The chief of field operations in Afghanistan for the United Nations’ children’s agency (UNICEF) said the organization is “quite optimistic” about working with the Taliban on issues like girls’ education after the Islamic militant group captured the capital of the country over the weekend.
UNICEF is still delivering aid to most of the country and has held meetings with Taliban officials in multiple seized cities, according to Reuters. Eleven of the agency’s 13 field offices in Afghanistan are still operating normally.
— Reuters (@Reuters) August 17, 2021
“We have ongoing discussions, we are quite optimistic based on those discussions,” UNICEF chief of field operations in Afghanistan Mustapha Ben Messaoud told a U.N. briefing Tuesday. “We have not a single issue with the Taliban in those field offices.”
U.N. chief Antonio Guterres said Monday the Taliban are implementing “chilling” crackdowns on human rights, including particular violations against women and girls. The insurgents are infamous for their mistreatment of women during their previous rule of the country in the late 1990s and early 2000s, including not allowing girls to attend school and or women to leave their homes without a male relative. Women who violated the archaic laws were subject to punishments such as stoning.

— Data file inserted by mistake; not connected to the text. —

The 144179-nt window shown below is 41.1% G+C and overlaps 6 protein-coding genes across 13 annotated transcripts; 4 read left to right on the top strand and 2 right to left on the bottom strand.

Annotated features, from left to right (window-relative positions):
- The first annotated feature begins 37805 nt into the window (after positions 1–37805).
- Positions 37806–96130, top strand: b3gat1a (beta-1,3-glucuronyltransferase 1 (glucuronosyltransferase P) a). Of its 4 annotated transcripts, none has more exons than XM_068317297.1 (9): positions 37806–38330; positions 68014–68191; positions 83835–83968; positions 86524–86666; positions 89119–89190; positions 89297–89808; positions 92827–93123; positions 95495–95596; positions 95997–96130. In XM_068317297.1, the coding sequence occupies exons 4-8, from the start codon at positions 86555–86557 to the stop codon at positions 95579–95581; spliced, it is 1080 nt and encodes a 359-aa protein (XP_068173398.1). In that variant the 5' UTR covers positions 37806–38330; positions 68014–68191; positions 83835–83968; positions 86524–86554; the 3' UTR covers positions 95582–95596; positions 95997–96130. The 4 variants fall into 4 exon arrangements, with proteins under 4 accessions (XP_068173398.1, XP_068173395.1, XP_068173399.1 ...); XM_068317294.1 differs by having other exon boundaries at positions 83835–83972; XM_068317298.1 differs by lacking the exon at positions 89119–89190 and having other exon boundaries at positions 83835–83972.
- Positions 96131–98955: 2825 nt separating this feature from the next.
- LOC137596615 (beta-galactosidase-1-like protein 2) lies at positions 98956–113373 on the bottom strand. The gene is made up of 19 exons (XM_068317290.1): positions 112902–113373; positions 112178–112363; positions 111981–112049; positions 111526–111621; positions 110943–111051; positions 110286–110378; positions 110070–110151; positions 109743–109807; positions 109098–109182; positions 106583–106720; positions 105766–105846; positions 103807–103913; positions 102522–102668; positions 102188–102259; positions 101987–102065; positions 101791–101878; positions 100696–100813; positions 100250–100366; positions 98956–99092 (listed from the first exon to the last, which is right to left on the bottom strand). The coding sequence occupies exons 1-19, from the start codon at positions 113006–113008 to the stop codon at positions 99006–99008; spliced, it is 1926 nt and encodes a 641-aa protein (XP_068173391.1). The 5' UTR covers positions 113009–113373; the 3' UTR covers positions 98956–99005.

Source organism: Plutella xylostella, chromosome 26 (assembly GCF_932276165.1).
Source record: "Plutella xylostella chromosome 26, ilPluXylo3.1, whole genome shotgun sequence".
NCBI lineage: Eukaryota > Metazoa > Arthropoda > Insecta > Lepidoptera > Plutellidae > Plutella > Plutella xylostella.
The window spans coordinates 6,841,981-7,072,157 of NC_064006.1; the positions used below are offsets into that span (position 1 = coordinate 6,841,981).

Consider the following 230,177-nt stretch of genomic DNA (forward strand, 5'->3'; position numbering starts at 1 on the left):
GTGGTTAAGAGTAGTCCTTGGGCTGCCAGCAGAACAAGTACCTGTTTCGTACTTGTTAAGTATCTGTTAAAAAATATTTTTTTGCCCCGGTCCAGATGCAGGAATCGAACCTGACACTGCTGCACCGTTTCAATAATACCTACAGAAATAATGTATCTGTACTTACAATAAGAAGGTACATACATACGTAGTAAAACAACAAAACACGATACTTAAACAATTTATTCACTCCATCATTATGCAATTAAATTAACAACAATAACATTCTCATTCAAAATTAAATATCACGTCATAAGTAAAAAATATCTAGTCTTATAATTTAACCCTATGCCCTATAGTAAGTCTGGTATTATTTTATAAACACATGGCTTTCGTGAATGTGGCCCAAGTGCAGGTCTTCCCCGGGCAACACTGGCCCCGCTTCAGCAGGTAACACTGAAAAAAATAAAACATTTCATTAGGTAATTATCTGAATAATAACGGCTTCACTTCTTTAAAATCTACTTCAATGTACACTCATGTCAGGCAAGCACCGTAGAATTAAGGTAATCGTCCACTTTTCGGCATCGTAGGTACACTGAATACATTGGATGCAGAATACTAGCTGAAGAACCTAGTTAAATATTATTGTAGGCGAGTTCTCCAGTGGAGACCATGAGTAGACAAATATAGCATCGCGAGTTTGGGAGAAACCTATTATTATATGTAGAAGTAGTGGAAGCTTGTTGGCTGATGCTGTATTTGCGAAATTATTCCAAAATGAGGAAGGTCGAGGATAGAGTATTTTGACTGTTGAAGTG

UNICEF said some of the local Taliban officials were waiting on guidance from their leadership on the issue of education for young girls. Others apparently said they want schools “up and running,” according to Reuters. (RELATED: Shocking Video Appears To Show Afghan Hanging Out Of Landing Gear)
Ben Messaoud said UNICEF had not yet made contact with Taliban leadership in Kabul, which was overrun by the group in recent days. U.S. forces are still trying to evacuate American citizens and Afghan allies from the city’s airport, while Taliban leader Mullah Abdul Ghani Baradar arrived in the city from Pakistan on Tuesday.
“We call on the Taliban to demonstrate through their actions, not just their words, that the fears for the safety of so many people from so many different walks of life are addressed,” spokesman for the U.N. High Commissioner on Human Rights Rupert Colville said Tuesday. The U.N. is not planning to evacuate its aid workers in the country as of now.